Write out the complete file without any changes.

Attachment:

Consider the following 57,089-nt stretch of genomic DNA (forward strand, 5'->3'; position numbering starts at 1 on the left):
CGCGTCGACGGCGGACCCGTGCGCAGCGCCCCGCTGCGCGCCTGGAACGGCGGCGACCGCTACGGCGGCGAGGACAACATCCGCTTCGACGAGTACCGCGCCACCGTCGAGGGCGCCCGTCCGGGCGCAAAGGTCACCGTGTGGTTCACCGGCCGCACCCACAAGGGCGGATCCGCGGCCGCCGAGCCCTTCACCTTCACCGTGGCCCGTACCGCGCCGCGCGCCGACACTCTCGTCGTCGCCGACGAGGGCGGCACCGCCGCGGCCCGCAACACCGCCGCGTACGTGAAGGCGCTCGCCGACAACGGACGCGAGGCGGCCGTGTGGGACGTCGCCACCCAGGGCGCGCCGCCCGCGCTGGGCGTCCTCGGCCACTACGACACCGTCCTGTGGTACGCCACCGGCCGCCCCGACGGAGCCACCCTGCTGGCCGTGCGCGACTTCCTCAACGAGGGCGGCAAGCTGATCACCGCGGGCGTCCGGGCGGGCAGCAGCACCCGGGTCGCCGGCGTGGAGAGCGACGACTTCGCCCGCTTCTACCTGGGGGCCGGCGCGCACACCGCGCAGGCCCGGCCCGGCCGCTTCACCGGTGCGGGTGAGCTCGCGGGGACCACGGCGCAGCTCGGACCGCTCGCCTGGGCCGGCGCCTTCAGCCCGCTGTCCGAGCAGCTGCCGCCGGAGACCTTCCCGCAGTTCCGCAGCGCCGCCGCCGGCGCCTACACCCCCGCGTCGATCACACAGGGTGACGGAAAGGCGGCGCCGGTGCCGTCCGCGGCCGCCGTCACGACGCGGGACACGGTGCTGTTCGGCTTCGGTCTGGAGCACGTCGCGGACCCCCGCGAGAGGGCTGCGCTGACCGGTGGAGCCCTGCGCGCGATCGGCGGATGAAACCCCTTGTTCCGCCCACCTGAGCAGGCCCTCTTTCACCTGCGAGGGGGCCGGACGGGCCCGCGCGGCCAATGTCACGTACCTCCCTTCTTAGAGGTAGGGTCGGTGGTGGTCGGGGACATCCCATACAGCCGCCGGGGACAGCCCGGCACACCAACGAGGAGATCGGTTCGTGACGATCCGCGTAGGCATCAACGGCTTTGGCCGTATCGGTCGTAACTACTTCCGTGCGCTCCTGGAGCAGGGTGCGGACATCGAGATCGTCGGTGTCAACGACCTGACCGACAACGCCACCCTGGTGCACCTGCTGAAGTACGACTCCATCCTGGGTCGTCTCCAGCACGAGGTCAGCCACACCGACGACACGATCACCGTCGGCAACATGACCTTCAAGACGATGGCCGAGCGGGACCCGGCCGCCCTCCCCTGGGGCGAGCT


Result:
Consider the following 57,089-nt stretch of genomic DNA (forward strand, 5'->3'; position numbering starts at 1 on the left):
CGCGTCGACGGCGGACCCGTGCGCAGCGCCCCGCTGCGCGCCTGGAACGGCGGCGACCGCTACGGCGGCGAGGACAACATCCGCTTCGACGAGTACCGCGCCACCGTCGAGGGCGCCCGTCCGGGCGCAAAGGTCACCGTGTGGTTCACCGGCCGCACCCACAAGGGCGGATCCGCGGCCGCCGAGCCCTTCACCTTCACCGTGGCCCGTACCGCGCCGCGCGCCGACACTCTCGTCGTCGCCGACGAGGGCGGCACCGCCGCGGCCCGCAACACCGCCGCGTACGTGAAGGCGCTCGCCGACAACGGACGCGAGGCGGCCGTGTGGGACGTCGCCACCCAGGGCGCGCCGCCCGCGCTGGGCGTCCTCGGCCACTACGACACCGTCCTGTGGTACGCCACCGGCCGCCCCGACGGAGCCACCCTGCTGGCCGTGCGCGACTTCCTCAACGAGGGCGGCAAGCTGATCACCGCGGGCGTCCGGGCGGGCAGCAGCACCCGGGTCGCCGGCGTGGAGAGCGACGACTTCGCCCGCTTCTACCTGGGGGCCGGCGCGCACACCGCGCAGGCCCGGCCCGGCCGCTTCACCGGTGCGGGTGAGCTCGCGGGGACCACGGCGCAGCTCGGACCGCTCGCCTGGGCCGGCGCCTTCAGCCCGCTGTCCGAGCAGCTGCCGCCGGAGACCTTCCCGCAGTTCCGCAGCGCCGCCGCCGGCGCCTACACCCCCGCGTCGATCACACAGGGTGACGGAAAGGCGGCGCCGGTGCCGTCCGCGGCCGCCGTCACGACGCGGGACACGGTGCTGTTCGGCTTCGGTCTGGAGCACGTCGCGGACCCCCGCGAGAGGGCTGCGCTGACCGGTGGAGCCCTGCGCGCGATCGGCGGATGAAACCCCTTGTTCCGCCCACCTGAGCAGGCCCTCTTTCACCTGCGAGGGGGCCGGACGGGCCCGCGCGGCCAATGTCACGTACCTCCCTTCTTAGAGGTAGGGTCGGTGGTGGTCGGGGACATCCCATACAGCCGCCGGGGACAGCCCGGCACACCAACGAGGAGATCGGTTCGTGACGATCCGCGTAGGCATCAACGGCTTTGGCCGTATCGGTCGTAACTACTTCCGTGCGCTCCTGGAGCAGGGTGCGGACATCGAGATCGTCGGTGTCAACGACCTGACCGACAACGCCACCCTGGTGCACCTGCTGAAGTACGACTCCATCCTGGGTCGTCTCCAGCACGAGGTCAGCCACACCGACGACACGATCACCGTCGGCAACATGACCTTCAAGACGATGGCCGAGCGGGACCCGGCCGCCCTCCCCTGGGGCGAGCT